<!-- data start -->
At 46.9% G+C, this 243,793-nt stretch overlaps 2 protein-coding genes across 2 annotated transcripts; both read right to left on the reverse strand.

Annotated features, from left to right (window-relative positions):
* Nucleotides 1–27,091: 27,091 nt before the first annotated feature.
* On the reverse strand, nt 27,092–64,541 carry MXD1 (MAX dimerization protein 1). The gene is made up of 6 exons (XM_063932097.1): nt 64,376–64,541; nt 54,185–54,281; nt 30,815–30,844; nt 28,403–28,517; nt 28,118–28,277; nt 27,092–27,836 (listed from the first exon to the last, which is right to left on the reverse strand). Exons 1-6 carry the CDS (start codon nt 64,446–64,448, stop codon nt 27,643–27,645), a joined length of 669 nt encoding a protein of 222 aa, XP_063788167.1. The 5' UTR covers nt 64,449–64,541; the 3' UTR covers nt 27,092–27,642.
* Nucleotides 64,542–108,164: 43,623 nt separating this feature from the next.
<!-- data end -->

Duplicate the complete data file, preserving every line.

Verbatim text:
At 46.9% G+C, this 243,793-nt stretch overlaps 2 protein-coding genes across 2 annotated transcripts; both read right to left on the reverse strand.

Annotated features, from left to right (window-relative positions):
* Nucleotides 1–27,091: 27,091 nt before the first annotated feature.
* On the reverse strand, nt 27,092–64,541 carry MXD1 (MAX dimerization protein 1). The gene is made up of 6 exons (XM_063932097.1): nt 64,376–64,541; nt 54,185–54,281; nt 30,815–30,844; nt 28,403–28,517; nt 28,118–28,277; nt 27,092–27,836 (listed from the first exon to the last, which is right to left on the reverse strand). Exons 1-6 carry the CDS (start codon nt 64,446–64,448, stop codon nt 27,643–27,645), a joined length of 669 nt encoding a protein of 222 aa, XP_063788167.1. The 5' UTR covers nt 64,449–64,541; the 3' UTR covers nt 27,092–27,642.
* Nucleotides 64,542–108,164: 43,623 nt separating this feature from the next.